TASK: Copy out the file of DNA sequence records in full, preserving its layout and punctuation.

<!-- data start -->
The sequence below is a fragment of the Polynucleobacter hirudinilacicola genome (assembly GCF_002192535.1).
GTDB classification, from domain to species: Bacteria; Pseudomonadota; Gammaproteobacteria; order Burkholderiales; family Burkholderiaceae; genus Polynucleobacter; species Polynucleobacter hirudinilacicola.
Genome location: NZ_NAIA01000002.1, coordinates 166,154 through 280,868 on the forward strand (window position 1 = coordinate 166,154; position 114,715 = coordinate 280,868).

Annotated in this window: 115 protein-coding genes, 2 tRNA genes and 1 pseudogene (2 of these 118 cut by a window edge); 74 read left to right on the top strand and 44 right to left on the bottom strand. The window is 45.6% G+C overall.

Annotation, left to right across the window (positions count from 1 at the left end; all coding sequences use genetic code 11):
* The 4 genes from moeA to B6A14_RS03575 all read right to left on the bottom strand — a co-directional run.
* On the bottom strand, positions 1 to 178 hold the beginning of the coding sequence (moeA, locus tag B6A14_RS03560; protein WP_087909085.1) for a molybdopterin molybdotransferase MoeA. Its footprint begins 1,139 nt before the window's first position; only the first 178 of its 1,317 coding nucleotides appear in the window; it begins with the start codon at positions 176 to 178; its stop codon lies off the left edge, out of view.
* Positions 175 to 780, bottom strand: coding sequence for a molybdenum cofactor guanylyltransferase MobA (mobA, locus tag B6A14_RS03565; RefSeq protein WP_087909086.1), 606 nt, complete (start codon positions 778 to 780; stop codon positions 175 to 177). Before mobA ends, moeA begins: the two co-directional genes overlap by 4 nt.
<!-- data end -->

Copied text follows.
The sequence below is a fragment of the Polynucleobacter hirudinilacicola genome (assembly GCF_002192535.1).
GTDB classification, from domain to species: Bacteria; Pseudomonadota; Gammaproteobacteria; order Burkholderiales; family Burkholderiaceae; genus Polynucleobacter; species Polynucleobacter hirudinilacicola.
Genome location: NZ_NAIA01000002.1, coordinates 166,154 through 280,868 on the forward strand (window position 1 = coordinate 166,154; position 114,715 = coordinate 280,868).

Annotated in this window: 115 protein-coding genes, 2 tRNA genes and 1 pseudogene (2 of these 118 cut by a window edge); 74 read left to right on the top strand and 44 right to left on the bottom strand. The window is 45.6% G+C overall.

Annotation, left to right across the window (positions count from 1 at the left end; all coding sequences use genetic code 11):
* The 4 genes from moeA to B6A14_RS03575 all read right to left on the bottom strand — a co-directional run.
* On the bottom strand, positions 1 to 178 hold the beginning of the coding sequence (moeA, locus tag B6A14_RS03560; protein WP_087909085.1) for a molybdopterin molybdotransferase MoeA. Its footprint begins 1,139 nt before the window's first position; only the first 178 of its 1,317 coding nucleotides appear in the window; it begins with the start codon at positions 176 to 178; its stop codon lies off the left edge, out of view.
* Positions 175 to 780, bottom strand: coding sequence for a molybdenum cofactor guanylyltransferase MobA (mobA, locus tag B6A14_RS03565; RefSeq protein WP_087909086.1), 606 nt, complete (start codon positions 778 to 780; stop codon positions 175 to 177). Before mobA ends, moeA begins: the two co-directional genes overlap by 4 nt.